FRANKFURT (Reuters) -Volkswagen is to sell a stake in its electric vehicle charging unit Electrify America, two people familiar with the matter said, as the carmaker looks for outside funds to build infrastructure for battery-powered cars.
Volkswagen is working with Citi to look for a co-investor that is prepared to inject roughly $1 billion into the division, the people said, adding that the company is expected shortly to reach out to infrastructure groups and other potential investors.
Volkswagen, Electrify America and Citi declined to comment.
Set up in the aftermath of Volkswagen’s emissions cheating scandal that broke in the United States, Electrify America plans to spend $2 billion in the 2017-2026 period to expand charging stations for electric vehicles (EV).
The unit, whose main rivals include ChargePoint and Tesla’s Supercharger, has 635 charging stations with around 2,850 fast-loading spots up and running, according to its website.
This includes ultra-fast high-speed of up to 350 kilowatt charging stations enabling owners to load their cars in under 20 minutes.
The company expects to install or have under development about 800 charging stations with about 3,500 fast chargers by December 2021, expanding to 45 states, including two cross-country routes. It also operates solar-powered charging stations.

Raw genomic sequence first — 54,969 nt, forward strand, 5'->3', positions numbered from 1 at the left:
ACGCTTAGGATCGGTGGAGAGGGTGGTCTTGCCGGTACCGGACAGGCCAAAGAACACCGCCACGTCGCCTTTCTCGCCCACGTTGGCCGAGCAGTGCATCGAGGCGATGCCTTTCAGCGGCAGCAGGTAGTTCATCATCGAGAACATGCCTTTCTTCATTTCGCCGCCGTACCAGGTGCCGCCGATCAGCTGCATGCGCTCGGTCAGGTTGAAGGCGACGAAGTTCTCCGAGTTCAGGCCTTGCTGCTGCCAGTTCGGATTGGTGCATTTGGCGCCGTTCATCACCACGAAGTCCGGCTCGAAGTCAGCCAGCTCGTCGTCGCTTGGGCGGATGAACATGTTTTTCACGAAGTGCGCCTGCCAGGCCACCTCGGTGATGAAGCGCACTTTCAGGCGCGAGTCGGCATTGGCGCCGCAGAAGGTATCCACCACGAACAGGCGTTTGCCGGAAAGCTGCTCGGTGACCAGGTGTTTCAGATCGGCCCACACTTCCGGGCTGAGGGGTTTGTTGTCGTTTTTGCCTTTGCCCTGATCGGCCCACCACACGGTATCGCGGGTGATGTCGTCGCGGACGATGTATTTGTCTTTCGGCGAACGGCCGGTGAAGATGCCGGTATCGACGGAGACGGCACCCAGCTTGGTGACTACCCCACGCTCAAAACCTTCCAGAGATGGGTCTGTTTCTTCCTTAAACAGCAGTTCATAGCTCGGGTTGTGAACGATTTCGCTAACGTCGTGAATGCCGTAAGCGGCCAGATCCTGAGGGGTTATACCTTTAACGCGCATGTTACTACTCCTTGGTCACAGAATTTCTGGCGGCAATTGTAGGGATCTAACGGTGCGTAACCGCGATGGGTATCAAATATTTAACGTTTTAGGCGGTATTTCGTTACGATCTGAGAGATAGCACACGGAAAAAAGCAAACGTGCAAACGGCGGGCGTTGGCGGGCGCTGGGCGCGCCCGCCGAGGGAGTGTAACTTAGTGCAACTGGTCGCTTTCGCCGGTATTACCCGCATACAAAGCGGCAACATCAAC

At Volkswagen’s Power Day in March, Electrify America Chief Executive Giovanni Palazzo, who joined Volkswagen from Daimler a decade ago, said that the group was planning to expand further.
Volkswagen, which will present its new strategy on July 13, is currently trying to consolidate its various charging efforts under the Charging & Energy business area led by Elke Temme, a long-time executive at Germany’s top utility RWE.
Charging infrastructure has attracted several sectors, including utilities, carmakers and big oil firms, all hoping to cash in on a rising demand for electricity in the wake of a global EV rollout.
Sources told Reuters last week that Renault and Shell were both interested in becoming co-owners in Ionity, the European EV charging joint venture owned by BMW Hyundai, Ford, Daimler and VW.
(Additional reporting by Ben Klayman; Editing by Nick Macfie)